Sarah Harrison is an advanced paramedic for the North West Ambulance Service and says health workers are seeing an increase in people falling ill after taking legal highs.
Statistics support this, with the number of incidents involving legal highs more than doubling in two years. Due to the complex make-up of these substances, staff are often left playing ‘catch-up’ when it comes to developing effective treatments, says Sarah.
“We have no drugs that counteract the effects of the substances that people are taking, and that’s what’s causing a lot of the problems.
“A lot of the time we are not aware what substance they have taken and what combination, or even what the substance is because they come with different names and different street names.”
Sarah goes on to explain that medical staff like herself just have to treat the medical effects the patient is suffering with at the time.
So what exactly are ‘legal highs’?
Legal highs are designed to produce similar effects to illegal drugs like ecstasy and cocaine, but are not controlled under the Misuse of Drugs Act. While they cannot technically be sold for human consumption, producers get around this by labelling them as ‘plant food’.
BBC Inside Out North West asked some biochemists from Liverpool John Moores University to analyse a selection of five brands of legal highs. These were marketed as: Cherry Bomb, Ching, Gogaine, Pandora’s Box Unleashed and Exodus Damnation.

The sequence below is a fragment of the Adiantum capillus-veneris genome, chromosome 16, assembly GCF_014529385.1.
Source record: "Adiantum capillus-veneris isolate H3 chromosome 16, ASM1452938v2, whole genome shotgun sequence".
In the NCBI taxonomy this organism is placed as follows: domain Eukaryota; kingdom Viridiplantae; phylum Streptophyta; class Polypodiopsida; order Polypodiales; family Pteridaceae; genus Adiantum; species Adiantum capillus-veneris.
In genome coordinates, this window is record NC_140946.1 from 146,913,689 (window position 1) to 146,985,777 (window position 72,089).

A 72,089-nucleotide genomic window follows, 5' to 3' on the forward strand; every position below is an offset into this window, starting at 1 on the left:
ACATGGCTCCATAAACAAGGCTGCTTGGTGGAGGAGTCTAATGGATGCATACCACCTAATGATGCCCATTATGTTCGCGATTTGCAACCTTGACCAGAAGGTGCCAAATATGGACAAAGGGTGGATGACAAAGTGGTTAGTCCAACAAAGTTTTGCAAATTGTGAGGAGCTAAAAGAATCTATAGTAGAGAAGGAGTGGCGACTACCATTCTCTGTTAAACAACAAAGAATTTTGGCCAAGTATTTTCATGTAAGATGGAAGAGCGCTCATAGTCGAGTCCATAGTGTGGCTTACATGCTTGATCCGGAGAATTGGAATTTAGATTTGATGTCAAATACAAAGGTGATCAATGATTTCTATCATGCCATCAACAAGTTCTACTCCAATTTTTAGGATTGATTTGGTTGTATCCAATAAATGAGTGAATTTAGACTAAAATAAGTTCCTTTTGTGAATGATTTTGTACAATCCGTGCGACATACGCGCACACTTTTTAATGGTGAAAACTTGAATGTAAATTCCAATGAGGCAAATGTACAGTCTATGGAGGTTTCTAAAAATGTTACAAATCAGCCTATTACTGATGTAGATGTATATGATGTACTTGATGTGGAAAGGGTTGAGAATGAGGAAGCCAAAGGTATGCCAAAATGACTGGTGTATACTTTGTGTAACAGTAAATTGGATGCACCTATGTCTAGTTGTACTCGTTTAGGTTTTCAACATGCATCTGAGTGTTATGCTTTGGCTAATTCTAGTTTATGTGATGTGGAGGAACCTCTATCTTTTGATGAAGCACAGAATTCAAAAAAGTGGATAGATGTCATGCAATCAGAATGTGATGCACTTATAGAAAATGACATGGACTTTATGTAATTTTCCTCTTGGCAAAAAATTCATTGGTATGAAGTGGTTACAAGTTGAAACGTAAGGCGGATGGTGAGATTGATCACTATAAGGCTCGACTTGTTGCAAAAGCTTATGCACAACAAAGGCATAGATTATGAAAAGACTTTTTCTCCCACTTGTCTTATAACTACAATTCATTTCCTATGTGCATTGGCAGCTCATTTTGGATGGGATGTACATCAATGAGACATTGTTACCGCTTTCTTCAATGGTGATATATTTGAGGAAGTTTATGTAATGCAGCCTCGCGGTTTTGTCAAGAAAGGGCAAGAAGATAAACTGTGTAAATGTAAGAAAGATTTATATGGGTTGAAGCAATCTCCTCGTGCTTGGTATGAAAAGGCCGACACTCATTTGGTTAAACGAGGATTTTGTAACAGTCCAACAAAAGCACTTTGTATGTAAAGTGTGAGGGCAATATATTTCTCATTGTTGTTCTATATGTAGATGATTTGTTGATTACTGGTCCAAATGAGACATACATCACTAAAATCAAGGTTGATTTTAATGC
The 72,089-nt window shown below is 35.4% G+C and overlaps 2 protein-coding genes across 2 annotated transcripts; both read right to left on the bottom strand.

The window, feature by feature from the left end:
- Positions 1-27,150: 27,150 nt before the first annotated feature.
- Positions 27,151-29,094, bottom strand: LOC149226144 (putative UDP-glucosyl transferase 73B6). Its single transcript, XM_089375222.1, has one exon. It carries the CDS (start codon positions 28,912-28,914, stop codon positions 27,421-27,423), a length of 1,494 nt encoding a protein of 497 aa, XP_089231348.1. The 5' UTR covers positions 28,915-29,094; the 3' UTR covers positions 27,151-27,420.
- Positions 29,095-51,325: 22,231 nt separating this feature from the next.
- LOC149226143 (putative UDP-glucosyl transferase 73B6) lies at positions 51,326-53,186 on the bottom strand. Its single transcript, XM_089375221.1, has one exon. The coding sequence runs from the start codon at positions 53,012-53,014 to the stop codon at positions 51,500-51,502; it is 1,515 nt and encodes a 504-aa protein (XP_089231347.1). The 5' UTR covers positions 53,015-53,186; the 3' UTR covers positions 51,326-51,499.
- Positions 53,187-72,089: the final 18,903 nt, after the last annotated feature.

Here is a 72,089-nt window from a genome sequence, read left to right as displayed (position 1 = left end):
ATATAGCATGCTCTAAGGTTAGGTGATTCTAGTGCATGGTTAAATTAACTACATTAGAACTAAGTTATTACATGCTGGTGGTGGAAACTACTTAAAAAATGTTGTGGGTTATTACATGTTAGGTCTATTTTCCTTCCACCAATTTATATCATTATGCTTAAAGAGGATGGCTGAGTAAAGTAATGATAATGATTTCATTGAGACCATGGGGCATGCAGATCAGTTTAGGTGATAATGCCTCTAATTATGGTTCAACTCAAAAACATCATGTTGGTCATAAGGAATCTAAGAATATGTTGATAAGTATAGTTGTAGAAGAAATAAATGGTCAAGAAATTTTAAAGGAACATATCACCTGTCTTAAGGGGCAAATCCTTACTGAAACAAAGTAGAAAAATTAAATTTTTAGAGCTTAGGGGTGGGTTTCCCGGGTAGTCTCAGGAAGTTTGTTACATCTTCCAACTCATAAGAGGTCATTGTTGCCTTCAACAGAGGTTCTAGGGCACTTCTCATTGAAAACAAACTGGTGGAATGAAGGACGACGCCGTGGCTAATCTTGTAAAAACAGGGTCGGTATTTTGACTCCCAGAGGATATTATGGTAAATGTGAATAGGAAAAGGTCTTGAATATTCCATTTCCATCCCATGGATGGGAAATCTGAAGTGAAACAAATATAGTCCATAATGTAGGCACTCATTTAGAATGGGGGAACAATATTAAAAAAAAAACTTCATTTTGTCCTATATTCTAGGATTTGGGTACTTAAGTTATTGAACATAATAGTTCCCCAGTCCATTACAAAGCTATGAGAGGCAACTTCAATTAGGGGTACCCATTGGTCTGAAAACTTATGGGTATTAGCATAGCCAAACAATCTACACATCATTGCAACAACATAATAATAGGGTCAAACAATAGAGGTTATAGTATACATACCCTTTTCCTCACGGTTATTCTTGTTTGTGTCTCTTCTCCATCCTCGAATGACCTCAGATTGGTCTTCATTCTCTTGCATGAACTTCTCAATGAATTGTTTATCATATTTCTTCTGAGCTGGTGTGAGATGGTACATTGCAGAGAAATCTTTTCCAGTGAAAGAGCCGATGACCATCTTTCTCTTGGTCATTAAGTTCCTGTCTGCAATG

In three of these drugs they found inconsistencies between the ingredients listed on the packet and what was contained in the product itself. In Ching for example, there was an illegal drug listed on the packet, even though the drug inside was legal.
Prof Harry Sumnall explains that this has implications for the retailer as you cannot pass something off as illegal, even if what you are selling is legal. He says that because of this, the individual selling the product could actually be arrested and charged. This shows how many retailers don’t actually know what they’re buying.
In this sample there were no traces of illegal drugs found, however Prof Sumnall says in previous tests illegal substances have been found.
The government has plans to make it an offence to produce, supply, import or export legal highs. Sarah believes it is unlikely that the use of legal highs will ever be adequately controlled.
“Because [the ingredients in the drugs] are changing all the time, I don’t think we can ever really get on top of it.
“I think the main message is to not take the substances in the first place.”